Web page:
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Religion Can Help Women Cope With Sexual Assault

Many college women who have been sexually abused not only fear their attackers or those similar to them, but often have trouble trusting anyone after being assaulted. A new Baylor University study suggests religion can help victims cope with the emotional fallout.

The study is published in the journal Review of Religious Research.

“We hear in the news about all sorts of sexual victimization on campuses across America. It’s a huge problem, one that affects people over a long period of time and can result in withdrawing from family and community,” said researcher Jeffrey Tamburello, a doctoral candidate in sociology in Baylor’s College of Arts & Sciences.

“It’s important to find ways for victims to come back to as much of a normal life as they can, and it seems that religious participation can help them do that.”

Previous research has provided evidence that sexual victimization lessens trust and has suggested that theological beliefs and taking part in religious organizations may be associated in a positive way with overall trust. Baylor researchers sought to uncover how these two effects might interact.

Approximately 20 percent of college women are sexual victims each year, with that number including both violent assault and non-consensual sexual contact, according to recent reports.

Researchers analyzed data from the Longitudinal Study of Violence Against Women, with the sample consisting of 1,580 undergraduate women in a state-supported university.

In the first wave of the study, researchers asked freshman women whether and how often they attended religious services.

In the second, when the women were sophomores, researchers asked them whether they had been sexually victimized within the past year. The women also were asked about how much they trusted others.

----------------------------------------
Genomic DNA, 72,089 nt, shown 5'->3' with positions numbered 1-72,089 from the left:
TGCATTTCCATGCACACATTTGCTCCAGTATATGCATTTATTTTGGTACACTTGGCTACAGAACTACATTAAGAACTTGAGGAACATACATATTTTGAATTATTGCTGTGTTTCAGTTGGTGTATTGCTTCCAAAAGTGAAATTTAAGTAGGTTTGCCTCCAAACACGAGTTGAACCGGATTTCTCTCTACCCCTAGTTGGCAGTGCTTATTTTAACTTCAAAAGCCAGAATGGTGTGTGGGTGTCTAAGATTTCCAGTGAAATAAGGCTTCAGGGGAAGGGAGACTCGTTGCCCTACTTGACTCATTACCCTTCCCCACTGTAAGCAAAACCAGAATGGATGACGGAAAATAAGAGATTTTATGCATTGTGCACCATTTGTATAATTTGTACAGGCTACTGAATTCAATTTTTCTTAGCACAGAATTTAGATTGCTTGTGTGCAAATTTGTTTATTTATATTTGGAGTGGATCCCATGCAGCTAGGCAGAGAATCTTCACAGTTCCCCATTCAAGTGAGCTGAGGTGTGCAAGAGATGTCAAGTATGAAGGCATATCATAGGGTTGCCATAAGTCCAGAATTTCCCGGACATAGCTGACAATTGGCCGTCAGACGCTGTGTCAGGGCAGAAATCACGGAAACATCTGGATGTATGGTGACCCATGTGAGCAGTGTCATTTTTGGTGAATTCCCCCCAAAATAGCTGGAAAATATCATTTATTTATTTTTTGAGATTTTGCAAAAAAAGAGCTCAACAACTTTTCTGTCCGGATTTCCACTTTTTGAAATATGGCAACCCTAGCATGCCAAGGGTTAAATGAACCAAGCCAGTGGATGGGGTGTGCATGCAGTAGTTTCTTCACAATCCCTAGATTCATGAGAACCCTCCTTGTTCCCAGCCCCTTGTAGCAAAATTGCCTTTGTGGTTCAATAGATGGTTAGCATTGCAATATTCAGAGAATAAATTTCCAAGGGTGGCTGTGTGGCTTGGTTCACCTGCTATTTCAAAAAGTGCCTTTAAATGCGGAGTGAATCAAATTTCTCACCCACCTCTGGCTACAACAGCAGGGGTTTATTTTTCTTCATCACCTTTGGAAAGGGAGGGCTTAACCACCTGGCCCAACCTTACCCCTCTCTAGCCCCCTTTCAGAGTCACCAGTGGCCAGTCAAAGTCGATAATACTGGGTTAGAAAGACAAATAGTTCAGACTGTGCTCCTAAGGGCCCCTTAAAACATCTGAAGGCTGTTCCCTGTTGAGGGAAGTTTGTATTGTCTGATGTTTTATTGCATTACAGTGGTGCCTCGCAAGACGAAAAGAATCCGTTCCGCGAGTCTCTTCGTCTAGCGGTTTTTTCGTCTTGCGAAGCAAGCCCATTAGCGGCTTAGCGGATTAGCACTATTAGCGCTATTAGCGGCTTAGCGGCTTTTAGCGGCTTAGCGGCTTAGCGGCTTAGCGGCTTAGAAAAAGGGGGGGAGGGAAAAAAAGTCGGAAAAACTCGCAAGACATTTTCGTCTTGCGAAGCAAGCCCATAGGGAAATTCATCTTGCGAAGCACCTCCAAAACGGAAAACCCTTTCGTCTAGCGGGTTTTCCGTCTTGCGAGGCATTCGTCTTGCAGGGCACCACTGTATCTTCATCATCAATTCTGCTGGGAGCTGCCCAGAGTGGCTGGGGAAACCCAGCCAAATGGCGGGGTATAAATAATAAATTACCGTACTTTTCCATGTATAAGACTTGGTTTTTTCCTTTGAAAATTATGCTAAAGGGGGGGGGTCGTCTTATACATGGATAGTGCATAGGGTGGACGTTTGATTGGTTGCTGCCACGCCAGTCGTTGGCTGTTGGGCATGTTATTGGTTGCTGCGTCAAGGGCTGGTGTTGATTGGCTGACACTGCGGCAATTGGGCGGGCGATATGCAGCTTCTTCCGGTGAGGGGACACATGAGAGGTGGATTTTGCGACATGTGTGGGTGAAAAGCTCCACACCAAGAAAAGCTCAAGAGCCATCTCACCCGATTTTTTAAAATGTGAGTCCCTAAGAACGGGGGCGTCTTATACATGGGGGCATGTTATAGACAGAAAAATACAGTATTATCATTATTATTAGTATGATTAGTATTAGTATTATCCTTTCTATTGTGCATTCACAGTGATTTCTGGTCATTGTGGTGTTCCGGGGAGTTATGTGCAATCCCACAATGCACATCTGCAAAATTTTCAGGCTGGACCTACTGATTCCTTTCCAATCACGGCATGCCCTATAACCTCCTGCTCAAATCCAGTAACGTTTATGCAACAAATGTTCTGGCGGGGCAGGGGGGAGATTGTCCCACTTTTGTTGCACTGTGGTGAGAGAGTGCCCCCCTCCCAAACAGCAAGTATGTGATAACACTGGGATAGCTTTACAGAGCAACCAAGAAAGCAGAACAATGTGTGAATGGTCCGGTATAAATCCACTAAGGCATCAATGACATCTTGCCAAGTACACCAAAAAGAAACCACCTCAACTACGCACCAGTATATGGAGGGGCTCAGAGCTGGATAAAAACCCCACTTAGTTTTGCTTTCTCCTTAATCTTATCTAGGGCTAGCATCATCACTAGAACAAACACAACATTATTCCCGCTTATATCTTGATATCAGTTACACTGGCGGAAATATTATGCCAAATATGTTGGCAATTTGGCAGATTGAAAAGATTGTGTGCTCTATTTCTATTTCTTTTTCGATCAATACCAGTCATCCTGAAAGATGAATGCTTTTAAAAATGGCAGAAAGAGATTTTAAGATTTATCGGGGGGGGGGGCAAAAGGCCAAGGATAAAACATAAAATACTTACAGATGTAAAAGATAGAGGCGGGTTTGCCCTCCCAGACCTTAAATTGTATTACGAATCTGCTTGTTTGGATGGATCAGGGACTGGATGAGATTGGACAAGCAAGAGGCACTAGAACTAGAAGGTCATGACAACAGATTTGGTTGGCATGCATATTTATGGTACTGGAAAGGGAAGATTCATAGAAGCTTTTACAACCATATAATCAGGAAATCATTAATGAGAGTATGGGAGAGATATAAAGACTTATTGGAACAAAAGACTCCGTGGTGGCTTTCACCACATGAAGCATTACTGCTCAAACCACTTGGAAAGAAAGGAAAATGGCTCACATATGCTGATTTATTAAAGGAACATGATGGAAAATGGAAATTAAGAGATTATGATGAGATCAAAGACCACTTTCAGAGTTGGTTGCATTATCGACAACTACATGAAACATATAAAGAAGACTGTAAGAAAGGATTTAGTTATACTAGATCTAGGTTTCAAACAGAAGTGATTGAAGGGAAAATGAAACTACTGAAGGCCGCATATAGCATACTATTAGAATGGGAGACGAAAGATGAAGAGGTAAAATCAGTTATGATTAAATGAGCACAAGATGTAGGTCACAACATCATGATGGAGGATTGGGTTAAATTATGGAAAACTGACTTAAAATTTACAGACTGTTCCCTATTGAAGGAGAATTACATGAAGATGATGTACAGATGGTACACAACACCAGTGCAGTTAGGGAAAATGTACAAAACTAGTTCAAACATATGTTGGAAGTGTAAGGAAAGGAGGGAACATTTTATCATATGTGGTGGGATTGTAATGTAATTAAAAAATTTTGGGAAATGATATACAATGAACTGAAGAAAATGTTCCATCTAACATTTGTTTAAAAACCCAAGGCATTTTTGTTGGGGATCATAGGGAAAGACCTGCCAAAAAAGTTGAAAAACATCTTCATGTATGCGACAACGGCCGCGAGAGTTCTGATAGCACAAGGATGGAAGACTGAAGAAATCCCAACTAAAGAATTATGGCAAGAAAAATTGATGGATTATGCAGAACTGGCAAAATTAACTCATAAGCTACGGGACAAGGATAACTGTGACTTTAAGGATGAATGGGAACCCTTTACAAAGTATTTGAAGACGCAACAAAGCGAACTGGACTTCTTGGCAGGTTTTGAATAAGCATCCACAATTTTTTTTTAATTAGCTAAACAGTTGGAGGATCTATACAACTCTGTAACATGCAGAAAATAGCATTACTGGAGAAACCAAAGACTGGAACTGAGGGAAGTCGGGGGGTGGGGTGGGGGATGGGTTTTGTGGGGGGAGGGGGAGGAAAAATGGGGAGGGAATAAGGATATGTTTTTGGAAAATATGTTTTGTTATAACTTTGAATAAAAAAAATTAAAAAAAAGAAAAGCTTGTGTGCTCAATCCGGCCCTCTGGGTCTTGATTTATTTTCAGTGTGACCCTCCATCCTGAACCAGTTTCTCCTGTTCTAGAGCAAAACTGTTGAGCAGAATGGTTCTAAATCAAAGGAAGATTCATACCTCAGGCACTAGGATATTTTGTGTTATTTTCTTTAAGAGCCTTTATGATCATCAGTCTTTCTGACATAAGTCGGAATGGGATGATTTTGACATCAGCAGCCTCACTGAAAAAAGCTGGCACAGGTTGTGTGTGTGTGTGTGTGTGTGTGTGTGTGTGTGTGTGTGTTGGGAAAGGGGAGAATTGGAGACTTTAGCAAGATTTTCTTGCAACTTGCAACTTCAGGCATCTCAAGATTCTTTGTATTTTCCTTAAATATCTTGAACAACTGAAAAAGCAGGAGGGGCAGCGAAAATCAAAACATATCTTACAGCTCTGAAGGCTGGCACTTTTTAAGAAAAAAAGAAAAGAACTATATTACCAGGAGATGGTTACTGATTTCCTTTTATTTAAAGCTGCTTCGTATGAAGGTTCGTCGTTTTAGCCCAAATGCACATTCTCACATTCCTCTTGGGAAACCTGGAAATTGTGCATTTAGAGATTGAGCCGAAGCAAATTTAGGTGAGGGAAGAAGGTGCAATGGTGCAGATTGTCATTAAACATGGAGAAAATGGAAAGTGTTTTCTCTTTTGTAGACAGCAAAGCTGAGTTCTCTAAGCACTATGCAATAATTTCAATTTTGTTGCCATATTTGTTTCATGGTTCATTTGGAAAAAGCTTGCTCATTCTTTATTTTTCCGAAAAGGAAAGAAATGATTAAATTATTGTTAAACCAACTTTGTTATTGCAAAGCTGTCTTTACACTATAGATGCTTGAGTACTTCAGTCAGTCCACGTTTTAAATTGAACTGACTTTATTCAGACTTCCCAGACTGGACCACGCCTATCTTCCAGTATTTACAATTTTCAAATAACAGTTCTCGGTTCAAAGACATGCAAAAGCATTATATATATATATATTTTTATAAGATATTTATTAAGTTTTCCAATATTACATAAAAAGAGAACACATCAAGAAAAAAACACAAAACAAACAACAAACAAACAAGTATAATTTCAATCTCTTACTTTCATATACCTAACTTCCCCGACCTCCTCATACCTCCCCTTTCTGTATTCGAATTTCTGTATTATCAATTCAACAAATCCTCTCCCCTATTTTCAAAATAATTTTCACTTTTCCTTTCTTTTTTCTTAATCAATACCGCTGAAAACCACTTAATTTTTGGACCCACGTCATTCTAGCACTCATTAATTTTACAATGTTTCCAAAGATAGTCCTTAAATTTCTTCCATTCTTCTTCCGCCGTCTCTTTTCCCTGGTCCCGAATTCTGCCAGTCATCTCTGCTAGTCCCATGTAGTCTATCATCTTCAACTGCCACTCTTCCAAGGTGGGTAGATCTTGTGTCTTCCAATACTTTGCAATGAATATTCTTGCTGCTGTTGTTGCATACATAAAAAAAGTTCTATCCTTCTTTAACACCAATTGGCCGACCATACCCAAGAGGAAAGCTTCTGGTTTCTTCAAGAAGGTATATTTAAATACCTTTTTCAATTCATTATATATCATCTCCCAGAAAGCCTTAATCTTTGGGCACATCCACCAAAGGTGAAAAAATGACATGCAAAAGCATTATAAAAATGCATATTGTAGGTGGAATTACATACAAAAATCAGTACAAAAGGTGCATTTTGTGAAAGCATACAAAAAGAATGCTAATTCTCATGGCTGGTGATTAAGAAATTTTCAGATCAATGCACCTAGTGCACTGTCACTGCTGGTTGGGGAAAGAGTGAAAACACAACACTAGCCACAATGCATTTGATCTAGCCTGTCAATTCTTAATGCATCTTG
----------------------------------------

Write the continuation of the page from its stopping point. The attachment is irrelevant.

To assess an individual’s level of trust, researchers asked respondents the extent to which they agreed with the statement, “Most people are out for themselves. I don’t trust them very much.”

“What we found is that the more you go to church, the more you trust. It’s not just about attendance, but about being embedded in a religious social network and about that being a part of your identity.

“This might help to mitigate some of the negative effects of being victimized,” Tamburello said.

Source: Baylor University/EurekAlert

Young woman’s praying hands photo available from Shutterstock

Religion Can Help Women Cope With Sexual Assault

Rick Nauert PhD

Rick Nauert, PhDDr. Rick Nauert has over 25 years experience in clinical, administrative and academic healthcare. He is currently an associate professor for Rocky Mountain University of Health Professionals doctoral program in health promotion and wellness. Dr. Nauert began his career as a clinical physical therapist and served as a regional manager for a publicly traded multidisciplinary rehabilitation agency for 12 years. He has masters degrees in health-fitness management and healthcare administration and a doctoral degree from The University of Texas at Austin focused on health care informatics, health administration, health education and health policy. His research efforts included the area of telehealth with a specialty in disease management.

APA Reference
Nauert PhD, R. (2015). Religion Can Help Women Cope With Sexual Assault. Psych Central. Retrieved on September 25, 2018, from https://psychcentral.com/news/2015/02/05/religion-helps-women-overcome-sexual-victimization/80811.html

 

Scientifically Reviewed
Last updated: 6 Oct 2015
Last reviewed: By John M. Grohol, Psy.D. on 6 Oct 2015
Published on PsychCentral.com. All rights reserved.